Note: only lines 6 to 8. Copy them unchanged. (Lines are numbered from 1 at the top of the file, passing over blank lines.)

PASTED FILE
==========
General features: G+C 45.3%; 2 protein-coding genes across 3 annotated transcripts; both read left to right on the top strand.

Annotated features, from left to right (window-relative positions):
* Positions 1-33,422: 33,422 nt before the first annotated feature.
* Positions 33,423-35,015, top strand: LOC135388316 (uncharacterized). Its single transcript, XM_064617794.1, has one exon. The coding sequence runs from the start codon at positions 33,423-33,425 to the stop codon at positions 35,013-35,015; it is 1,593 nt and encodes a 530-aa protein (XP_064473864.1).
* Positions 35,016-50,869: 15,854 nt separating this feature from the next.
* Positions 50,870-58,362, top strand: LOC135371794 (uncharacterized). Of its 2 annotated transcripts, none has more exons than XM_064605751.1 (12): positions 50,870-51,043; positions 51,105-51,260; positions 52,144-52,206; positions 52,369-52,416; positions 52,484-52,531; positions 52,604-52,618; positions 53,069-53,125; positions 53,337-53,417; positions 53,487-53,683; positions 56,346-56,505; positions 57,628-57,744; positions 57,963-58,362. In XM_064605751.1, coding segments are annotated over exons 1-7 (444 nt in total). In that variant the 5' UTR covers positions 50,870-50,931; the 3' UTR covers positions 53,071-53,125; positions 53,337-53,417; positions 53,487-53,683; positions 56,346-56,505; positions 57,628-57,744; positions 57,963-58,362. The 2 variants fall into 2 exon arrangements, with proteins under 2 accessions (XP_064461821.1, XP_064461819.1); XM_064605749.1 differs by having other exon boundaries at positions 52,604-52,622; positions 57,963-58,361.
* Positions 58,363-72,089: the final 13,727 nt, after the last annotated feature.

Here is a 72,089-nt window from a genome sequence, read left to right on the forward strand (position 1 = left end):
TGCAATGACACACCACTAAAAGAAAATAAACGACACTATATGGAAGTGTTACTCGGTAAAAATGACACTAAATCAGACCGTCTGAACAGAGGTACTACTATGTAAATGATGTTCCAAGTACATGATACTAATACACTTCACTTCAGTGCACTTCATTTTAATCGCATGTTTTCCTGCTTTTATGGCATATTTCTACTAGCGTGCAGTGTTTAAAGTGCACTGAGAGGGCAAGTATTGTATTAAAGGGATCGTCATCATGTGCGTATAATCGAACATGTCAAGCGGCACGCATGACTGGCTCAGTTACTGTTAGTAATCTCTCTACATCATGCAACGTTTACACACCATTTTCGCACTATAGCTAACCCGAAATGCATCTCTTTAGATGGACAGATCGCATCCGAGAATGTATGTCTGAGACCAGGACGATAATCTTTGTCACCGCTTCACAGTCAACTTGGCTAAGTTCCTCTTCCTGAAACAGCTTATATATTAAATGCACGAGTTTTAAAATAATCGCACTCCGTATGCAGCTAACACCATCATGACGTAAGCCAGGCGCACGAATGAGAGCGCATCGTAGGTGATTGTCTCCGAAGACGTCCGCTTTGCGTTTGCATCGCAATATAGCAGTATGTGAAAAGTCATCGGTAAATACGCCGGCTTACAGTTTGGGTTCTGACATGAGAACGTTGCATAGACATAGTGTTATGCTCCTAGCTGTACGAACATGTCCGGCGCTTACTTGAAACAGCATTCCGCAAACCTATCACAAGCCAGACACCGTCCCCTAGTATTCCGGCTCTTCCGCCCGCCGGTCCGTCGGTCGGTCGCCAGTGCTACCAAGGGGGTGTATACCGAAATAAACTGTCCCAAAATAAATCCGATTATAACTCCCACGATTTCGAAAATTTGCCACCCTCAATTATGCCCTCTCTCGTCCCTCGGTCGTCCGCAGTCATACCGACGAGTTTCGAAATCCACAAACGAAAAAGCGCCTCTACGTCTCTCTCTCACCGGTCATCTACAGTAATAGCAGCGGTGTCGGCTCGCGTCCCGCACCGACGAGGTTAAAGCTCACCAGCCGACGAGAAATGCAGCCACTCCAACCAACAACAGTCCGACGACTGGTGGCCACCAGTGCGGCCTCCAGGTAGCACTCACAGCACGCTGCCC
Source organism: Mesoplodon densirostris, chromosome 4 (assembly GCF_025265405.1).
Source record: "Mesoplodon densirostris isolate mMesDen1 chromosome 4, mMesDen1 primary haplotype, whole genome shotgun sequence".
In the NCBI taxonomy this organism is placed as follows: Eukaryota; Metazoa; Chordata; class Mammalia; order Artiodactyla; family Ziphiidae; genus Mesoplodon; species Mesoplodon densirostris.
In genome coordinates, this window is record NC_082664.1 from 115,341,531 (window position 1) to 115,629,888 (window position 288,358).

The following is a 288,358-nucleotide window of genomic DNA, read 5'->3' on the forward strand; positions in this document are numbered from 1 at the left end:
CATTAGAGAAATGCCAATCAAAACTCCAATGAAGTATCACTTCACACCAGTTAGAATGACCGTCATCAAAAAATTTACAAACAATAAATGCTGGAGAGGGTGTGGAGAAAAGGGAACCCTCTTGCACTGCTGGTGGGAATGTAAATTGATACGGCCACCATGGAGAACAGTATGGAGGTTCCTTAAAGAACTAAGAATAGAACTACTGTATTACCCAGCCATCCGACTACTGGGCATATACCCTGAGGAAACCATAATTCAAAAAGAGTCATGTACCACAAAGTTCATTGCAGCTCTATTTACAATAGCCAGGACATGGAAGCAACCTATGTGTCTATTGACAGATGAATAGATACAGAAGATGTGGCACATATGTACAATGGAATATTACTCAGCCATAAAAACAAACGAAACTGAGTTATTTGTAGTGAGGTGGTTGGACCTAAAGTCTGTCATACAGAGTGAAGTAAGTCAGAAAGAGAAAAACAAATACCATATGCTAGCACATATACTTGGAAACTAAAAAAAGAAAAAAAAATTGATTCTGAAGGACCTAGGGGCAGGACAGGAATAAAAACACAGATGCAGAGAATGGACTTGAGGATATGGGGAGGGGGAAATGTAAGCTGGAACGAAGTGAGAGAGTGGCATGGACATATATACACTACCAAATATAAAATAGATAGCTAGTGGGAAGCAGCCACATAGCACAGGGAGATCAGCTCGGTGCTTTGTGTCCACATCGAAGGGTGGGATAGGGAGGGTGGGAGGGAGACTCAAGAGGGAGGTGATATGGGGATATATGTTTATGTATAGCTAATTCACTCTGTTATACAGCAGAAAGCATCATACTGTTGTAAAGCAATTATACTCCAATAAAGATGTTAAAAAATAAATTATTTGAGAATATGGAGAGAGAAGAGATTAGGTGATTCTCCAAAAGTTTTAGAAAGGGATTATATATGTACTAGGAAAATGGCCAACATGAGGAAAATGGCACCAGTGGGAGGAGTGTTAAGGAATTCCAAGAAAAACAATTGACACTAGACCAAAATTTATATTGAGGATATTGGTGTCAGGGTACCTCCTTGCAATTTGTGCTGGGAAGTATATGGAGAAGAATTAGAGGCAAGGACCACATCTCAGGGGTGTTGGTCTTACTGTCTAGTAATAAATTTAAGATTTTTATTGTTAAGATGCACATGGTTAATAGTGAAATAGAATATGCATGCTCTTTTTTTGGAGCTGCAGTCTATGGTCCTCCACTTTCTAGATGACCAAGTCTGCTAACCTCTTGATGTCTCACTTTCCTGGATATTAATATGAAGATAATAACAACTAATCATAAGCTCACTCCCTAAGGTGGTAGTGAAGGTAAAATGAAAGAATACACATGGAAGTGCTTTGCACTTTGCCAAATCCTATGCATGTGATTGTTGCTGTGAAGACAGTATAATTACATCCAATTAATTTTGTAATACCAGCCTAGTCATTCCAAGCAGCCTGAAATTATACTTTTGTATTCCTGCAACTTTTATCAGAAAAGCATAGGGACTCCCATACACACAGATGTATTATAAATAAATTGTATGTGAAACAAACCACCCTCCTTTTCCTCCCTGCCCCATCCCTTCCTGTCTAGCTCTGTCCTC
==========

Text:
* Positions 50,870-58,362, top strand: LOC135371794 (uncharacterized). Of its 2 annotated transcripts, none has more exons than XM_064605751.1 (12): positions 50,870-51,043; positions 51,105-51,260; positions 52,144-52,206; positions 52,369-52,416; positions 52,484-52,531; positions 52,604-52,618; positions 53,069-53,125; positions 53,337-53,417; positions 53,487-53,683; positions 56,346-56,505; positions 57,628-57,744; positions 57,963-58,362. In XM_064605751.1, coding segments are annotated over exons 1-7 (444 nt in total). In that variant the 5' UTR covers positions 50,870-50,931; the 3' UTR covers positions 53,071-53,125; positions 53,337-53,417; positions 53,487-53,683; positions 56,346-56,505; positions 57,628-57,744; positions 57,963-58,362. The 2 variants fall into 2 exon arrangements, with proteins under 2 accessions (XP_064461821.1, XP_064461819.1); XM_064605749.1 differs by having other exon boundaries at positions 52,604-52,622; positions 57,963-58,361.
* Positions 58,363-72,089: the final 13,727 nt, after the last annotated feature.

Here is a 72,089-nt window from a genome sequence, read left to right on the forward strand (position 1 = left end):